"Portraying himself as an honest, ordinary person helped Lincoln identify with his audiences." (Einhorn, 1992, p. 25).

"Portraying himself as an honest, ordinary person helped Lincoln identify with his audiences." (Einhorn 25)

"Portraying himself as an honest, ordinary person helped Lincoln identify with his audiences."1

1. Lois J. Einhorn, Abraham Lincoln, the Orator: Penetrating the Lincoln Legend (Westport, CT: Greenwood Press, 1992), 25, http://www.questia.com/read/27419298.

Cited passage

Welcome to the new Questia Reader

The Questia Reader has been updated to provide you with an even better online reading experience.  It is now 100% Responsive, which means you can read our books and articles on any sized device you wish.  All of your favorite tools like notes, highlights, and citations are still here, but the way you select text has been updated to be easier to use, especially on touchscreen devices.  Here's how:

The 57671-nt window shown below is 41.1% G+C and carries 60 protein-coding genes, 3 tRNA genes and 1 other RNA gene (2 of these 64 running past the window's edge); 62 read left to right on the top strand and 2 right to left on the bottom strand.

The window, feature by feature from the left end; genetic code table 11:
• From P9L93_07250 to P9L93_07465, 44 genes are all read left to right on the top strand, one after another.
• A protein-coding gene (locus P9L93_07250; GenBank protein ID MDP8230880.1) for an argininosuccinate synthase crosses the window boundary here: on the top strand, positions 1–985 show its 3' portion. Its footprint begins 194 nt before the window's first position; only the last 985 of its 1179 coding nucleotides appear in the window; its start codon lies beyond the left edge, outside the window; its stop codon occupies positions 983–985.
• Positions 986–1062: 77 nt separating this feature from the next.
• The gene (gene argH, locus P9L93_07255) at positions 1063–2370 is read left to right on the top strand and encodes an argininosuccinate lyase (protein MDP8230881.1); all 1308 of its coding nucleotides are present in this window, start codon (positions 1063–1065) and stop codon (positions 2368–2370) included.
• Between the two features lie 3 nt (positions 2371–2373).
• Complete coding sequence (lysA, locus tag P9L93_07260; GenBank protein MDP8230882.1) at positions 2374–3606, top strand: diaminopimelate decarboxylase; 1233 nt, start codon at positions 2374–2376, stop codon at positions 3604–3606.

1. Click or tap the first word you want to select.
2. Click or tap the last word you want to select.

OK, got it!

Thanks for trying Questia!

Please continue trying out our research tools, but please note, full functionality is available only to our active members.

Your work will be lost once you leave this Web page.

For full access in an ad-free environment, sign up now for a FREE, 1-day trial.

Already a member? Log in now.